It may soon be possible to test a person for cancer with just a drop of their blood and a small machine. As part of a European research project, scientists have developed a device for detecting the HSP70 protein, which is over-expressed in patients with many types of cancer. The objective: to make it possible to diagnose cancer extremely early in the disease process, thereby improving outcomes for patients.
HSP70, a protein indicating stress in the human body, is a biomarker for prostate, colon, esophagus, lung, and brain cancer. Being able to track this protein in patients, making early diagnoses of these types of cancer much more likely, would therefore be very useful for doctors. As part of the "Spedoc" European Research Project, an EPFL team is developing an extremely sensitive, easy-to-use HSP70 detection platform. The device, which will be no bigger than a small suitcase, is expected to be on the market in 2014.
How does it work?
The Spedoc platform requires only a drop of the patient’s blood. The blood is inserted in a chip that contains many microfluidic channels (see figure). Inside each of the channels are circular nanostructures made out of gold, with a particular "anti-body" surface chemistry that is designed to "trap" HSP70. As the blood flows through the microfluidic channels the HSP70 proteins are trapped by the nanostructures, of which there are thousands in the pathway that the blood follows through the chip.
The next step in the process involves advanced plasmonics, which the team uses to determine the number of HSP70 proteins trapped on the circular nanostructures. If HSP70 is in fact over-expressed in the blood sample, it would mean that the patient would require further tests to detect cancer cells developing somewhere in the body.
Microfluidic channels no wider than a human hair
Two EPFL professors have joined forces on the HSP70 project. Sébastien Maerkl is head of the Laboratory of Biological Network Characterization (LBNC), which is developing a microfluidic chip measuring 1 cm2. The chip contains layers of microfluidic channels that are no wider than a human hair. It is designed to break down the blood sample into its various components.
Olivier Martin’s Nanophotonics and Metrology Lab (NAM) is in charge of the detection side of the device-design process: the NAM team is developing gold nanostructures, as well as optimizing a plasmonic process to identify the HSP70 protein. "Our technique involves shining white light on the microfluidic channels," says Professor Martin. "If a protein is caught on a nanostructure, we will observe small changes in wavelength as the light is refracted, compared with the initial light. In other words, there will be a change in color that can be observed with a spectrometer."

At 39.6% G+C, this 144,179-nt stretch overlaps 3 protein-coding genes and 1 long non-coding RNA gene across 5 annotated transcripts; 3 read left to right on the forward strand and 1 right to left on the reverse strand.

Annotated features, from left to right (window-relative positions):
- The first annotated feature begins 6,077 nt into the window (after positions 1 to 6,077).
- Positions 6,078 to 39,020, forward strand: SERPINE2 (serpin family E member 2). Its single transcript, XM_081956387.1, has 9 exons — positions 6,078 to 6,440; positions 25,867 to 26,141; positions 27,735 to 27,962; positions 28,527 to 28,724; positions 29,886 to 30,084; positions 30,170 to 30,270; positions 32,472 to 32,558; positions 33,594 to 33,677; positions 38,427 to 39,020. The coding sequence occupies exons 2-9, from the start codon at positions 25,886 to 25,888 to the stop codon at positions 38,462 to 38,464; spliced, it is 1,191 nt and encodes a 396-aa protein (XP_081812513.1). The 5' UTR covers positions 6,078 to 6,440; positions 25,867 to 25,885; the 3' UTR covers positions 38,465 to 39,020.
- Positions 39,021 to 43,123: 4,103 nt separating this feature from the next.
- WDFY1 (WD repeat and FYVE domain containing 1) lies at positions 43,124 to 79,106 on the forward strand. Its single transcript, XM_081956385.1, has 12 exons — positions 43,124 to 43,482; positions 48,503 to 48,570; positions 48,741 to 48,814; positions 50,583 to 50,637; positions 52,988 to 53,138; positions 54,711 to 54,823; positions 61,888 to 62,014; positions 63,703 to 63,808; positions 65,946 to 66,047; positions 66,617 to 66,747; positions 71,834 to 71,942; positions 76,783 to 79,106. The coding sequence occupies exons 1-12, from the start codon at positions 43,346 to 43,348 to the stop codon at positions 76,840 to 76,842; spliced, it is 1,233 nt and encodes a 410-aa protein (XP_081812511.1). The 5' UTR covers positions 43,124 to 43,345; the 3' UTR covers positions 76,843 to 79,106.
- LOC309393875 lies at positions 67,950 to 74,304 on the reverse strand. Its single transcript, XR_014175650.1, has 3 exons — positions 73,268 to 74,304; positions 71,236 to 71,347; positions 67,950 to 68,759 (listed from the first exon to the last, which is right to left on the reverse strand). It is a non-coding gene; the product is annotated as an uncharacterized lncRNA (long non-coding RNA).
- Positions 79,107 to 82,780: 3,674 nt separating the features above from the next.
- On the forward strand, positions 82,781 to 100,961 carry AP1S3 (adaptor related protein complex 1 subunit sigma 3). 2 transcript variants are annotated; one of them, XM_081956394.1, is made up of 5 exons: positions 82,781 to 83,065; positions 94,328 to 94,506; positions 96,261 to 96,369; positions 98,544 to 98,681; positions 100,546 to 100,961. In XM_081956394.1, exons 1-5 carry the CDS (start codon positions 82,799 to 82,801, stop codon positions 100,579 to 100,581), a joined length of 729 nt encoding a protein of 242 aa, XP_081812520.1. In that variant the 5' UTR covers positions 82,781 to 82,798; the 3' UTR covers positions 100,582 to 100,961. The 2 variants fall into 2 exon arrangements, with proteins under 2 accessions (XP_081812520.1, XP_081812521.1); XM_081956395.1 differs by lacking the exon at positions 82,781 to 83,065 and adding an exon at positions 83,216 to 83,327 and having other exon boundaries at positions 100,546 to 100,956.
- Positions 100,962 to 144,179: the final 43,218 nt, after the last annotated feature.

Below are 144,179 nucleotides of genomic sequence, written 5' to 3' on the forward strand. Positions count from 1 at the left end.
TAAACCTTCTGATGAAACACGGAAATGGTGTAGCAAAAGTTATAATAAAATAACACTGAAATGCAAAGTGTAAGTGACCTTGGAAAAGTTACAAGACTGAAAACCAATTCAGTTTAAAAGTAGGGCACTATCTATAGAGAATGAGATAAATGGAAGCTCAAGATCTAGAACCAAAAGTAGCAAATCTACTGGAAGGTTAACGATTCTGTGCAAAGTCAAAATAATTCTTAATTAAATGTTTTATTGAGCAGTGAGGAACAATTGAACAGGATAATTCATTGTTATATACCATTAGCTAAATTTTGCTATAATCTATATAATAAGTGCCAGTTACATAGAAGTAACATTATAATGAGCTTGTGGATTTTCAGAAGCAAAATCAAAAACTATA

This is due to what is known as a surface plasmon resonance (SPR), which occurs when the electrons of a metallic nanoparticle oscillate together when they are stimulated by light. Depending upon whether the nanostructure has an HSP70 protein on it, the oscillations will be measurably different, making it possible to determine whether a given nanostructure has trapped a protein or not. The physical phenomenon of resonance oscillation upon which all of this depends only occurs at very small scales. In addition, "you need to use ‘coinage’ metals like gold or silver for it to work," says Professor Martin. "They are very sensitive to light. The resonance is then so sensitive that we can detect tiny quantities of a given molecule."
Available soon at your doctor’s office?
The Spedoc early detection method has many advantages: fast and non-invasive, it could replace costly cancer biomarker detection methods. "Cosingo, a Spanish company that’s involved in the project, has already built a prototype, but quite a few improvements still need to be made," says Professor Martin, who nonetheless can imagine a long-term scenario where such a test is widely used. "Doctors would use our platform as a cancer screening test during their patients’ regular checkups, which could lead to extremely early diagnoses." Could this be the beginning of revolution in cancer treatment? The Lausanne University Hospital (CHUV) oncologist and Professor of Medicine Olivier Michielin takes a cautious stance, commenting, "The HSP70 test seems quite interesting. However, it will be a long time before it becomes a routine test, although this protein is in fact high in patients with many types of cancer. In particular, it still needs to be proven that early HSP70 detection can actually change the way patients are treated and lead to real improvements in outcomes for specific types of cancer." Whatever the case may be for HSP70, however, the Spedoc platform will certainly prove to be useful. "Once we have worked out the general principle, the test itself can always be adapted for use on other biomarkers," notes Professor Maerkl.
Spedoc Project site: www.spedoc.eu